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Inexpensive 3D-printed lens gives terahertz imaging a boost

by • April 30, 2016 • No Comments

Terahertz radiation is a expanding field of innovation that empowers faster materials analysis than X-ray examination, and provides non-destructive, internal analysis of a raft of various types of materials. Now researchers have made a way of making lenses operating at this frequency that are easy and inexpensive, but are claimed to turn it into near-flawless images that may vastly improve biomedical imaging as well as biological and explosive security scanning.

Terahertz frequencies are located between the microwave and infrared frequencies in the in the electromagnetic spectrum, at a wavelength range between 1 mm to 0.1 mm, and have a few particularly astonishing properties. Many ordinary materials and living tissue, for example, are semi-transparent to this radiation and turn it into their own one-of-a-kind “fingerprints,” that allows for them to be individually synonymous as well as imaged and analyzed.

“Terahertz is a fewwhat of a gap between microwaves and infrared,” says Northwestern University’s Associate Professor of Mechanical Engineering, Cheng Sun. “People are attempting to fill in this gap for the reason this spectrum carries a lot of information.”

A number of new devices have been made not long ago for terahertz imaging, such as one detector via graphene, and another that applies the technique to RFID tags. The most commercially beautiful devices, yet, are those that use this sub-millimeter radiation to supplement security and protection services, particularly in regard to explosive or biomedical hazard detection.

To extra
turn it into new technologies for these applications, the team at Northwestern made a lens via metamaterials and a 3D printing technique known as projection micro-stereo-lithography. This a microscopic process where a dynamic photo-mask is applied over a UV-sensitive polymer and a high-powered flash of UV laser light is applied to solidify the pattern traced on the polymer and join it to the layer at a lower place.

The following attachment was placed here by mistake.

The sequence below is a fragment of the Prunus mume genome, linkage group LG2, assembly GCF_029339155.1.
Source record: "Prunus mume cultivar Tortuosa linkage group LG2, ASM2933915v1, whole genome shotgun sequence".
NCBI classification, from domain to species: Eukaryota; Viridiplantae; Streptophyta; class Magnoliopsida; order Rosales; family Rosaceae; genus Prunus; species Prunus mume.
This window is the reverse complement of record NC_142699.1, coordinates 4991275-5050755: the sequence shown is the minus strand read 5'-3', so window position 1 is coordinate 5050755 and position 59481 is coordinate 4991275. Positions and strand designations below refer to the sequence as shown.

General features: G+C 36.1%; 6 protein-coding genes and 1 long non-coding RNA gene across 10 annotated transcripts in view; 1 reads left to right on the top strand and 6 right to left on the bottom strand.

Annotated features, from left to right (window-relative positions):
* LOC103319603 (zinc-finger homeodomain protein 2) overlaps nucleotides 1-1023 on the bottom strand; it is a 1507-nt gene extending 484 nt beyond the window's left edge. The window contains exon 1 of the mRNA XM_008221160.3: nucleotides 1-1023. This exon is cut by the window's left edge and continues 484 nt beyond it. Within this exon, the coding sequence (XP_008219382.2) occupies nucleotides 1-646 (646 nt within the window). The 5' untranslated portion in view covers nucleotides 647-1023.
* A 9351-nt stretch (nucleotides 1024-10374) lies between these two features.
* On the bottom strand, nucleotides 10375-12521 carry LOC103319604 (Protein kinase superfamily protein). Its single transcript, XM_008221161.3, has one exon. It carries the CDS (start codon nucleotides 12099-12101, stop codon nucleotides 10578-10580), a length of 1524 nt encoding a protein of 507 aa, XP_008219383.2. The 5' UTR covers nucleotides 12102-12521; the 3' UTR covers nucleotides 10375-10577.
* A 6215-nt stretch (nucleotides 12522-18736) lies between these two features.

Able to quickly turn it into the minuscule showcases needed for the lens to function at terahertz frequencies, this 3D printing innovation gave the researchers the absolute precision needed to mold the metamaterial to their creations.

“Typical lenses – actually fancy ones – have most, most components to circumvent their intrinsic imperfections,” says associate professor Sun. “Sometimes modern imaging processs stack several lenses to donate optimal imaging performance, but this is quite expensive and difficult. (In our lens) we use a photo-polymer in liquid form. When we shine a light on the material, it converts it into a solid. The material forms to the shape of the light, enabling us to turn it into a 3-D structure.”

The focal lengths of ordinary lenses are a product of the curvature ground or molded into them. This, in turn, determines the refractive index of the lens (in easy terms, the amount the light bends as it enters and leaves the lens). Often, yet, extra
components are required in a lens process to circumvent the imperfections in most lenses to avoid a fuzzy or blurry image reproduction.

In the Northwestern University’s terahertz lens, yet, a gradient index is employed to turn it into ultra-sharp images without extra
corrective components. This is where a continuous alter of the refractive index is made inside the lens material itself; the human eye is an example of a effortless lens with a gradient index capability, as it can focus on objects at varying distances.

“Such properties commence of its small structures that are much additional compact than the terahertz wavelength,” says Fan Zhou, a member of Sun’s team. “By building these small structures, we can turn it into specific refractive index distribution. You cannot attain a gradient index with traditional making processes.”

According to the researchers, the new lens may manufacture terahertz imaging cheaper, with higher resolution, and additional widely on the market than it is already. Particularly useful for security for the reason, unlike X-rays, terahertz scanners can detect plastic, biological materials, and chemicals to assist uncover biological weapons such as anthrax, or plastic explosives such as Semtex. Terahertz radiation is in addition completely harmless to humans and can be utilized over and again without irradiation danger, unlike X-ray imaging.

The outcome of the research were not long ago published in the journal Advanced Optical Materials.

The video at a lower place shows the Northwestern 3D printing device in action.

Source: Northwestern University

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